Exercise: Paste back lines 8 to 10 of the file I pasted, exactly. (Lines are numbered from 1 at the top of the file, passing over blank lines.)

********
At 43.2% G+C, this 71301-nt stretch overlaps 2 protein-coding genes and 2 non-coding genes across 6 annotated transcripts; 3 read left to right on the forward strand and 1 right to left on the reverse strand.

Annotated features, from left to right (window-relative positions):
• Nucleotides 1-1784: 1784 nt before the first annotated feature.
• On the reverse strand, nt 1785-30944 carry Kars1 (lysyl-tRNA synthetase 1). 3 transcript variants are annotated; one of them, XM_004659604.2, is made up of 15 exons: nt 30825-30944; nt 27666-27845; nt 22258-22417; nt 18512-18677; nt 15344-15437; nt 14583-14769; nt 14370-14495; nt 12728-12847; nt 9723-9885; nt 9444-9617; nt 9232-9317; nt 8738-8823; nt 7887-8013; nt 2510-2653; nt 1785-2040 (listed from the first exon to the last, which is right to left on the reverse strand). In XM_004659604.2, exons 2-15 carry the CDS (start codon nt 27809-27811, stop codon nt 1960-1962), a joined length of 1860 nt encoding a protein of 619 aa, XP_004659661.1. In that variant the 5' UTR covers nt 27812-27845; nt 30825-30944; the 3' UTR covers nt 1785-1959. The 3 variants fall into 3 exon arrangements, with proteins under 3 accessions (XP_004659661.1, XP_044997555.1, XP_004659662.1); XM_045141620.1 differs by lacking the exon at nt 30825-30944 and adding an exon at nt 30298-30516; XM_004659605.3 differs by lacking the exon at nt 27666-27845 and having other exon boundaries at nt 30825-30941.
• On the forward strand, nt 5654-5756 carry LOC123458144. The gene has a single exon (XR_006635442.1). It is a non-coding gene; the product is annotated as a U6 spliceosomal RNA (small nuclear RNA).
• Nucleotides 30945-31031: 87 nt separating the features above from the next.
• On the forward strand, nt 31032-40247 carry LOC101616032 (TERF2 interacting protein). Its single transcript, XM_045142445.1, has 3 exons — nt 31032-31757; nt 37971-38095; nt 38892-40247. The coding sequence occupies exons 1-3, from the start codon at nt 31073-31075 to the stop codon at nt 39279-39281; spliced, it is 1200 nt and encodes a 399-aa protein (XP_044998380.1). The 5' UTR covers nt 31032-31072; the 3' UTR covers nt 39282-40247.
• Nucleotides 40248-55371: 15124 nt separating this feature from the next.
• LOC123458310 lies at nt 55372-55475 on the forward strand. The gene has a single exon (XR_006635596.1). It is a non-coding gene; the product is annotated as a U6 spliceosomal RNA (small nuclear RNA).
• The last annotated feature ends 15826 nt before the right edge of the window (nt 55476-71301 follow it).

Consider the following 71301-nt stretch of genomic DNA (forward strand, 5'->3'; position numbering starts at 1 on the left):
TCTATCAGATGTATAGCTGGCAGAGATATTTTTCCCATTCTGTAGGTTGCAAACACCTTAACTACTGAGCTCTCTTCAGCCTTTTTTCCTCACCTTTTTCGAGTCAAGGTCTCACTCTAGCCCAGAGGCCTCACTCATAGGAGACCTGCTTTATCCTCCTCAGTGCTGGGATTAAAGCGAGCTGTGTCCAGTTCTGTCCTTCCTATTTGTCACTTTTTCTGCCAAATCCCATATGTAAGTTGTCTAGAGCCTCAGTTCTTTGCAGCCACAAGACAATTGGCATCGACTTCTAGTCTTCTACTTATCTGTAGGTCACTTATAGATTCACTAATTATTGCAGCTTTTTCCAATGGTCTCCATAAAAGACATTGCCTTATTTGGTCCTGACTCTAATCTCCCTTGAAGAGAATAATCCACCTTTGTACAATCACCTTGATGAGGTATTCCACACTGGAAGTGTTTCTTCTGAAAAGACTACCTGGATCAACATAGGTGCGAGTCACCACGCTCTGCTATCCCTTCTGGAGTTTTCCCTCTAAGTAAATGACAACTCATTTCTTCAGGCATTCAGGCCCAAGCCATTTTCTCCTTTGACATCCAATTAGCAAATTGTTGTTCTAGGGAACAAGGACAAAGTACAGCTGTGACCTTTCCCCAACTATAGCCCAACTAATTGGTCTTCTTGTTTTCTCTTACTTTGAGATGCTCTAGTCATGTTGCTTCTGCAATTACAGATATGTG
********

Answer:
• Nucleotides 40248-55371: 15124 nt separating this feature from the next.
• LOC123458310 lies at nt 55372-55475 on the forward strand. The gene has a single exon (XR_006635596.1). It is a non-coding gene; the product is annotated as a U6 spliceosomal RNA (small nuclear RNA).
• The last annotated feature ends 15826 nt before the right edge of the window (nt 55476-71301 follow it).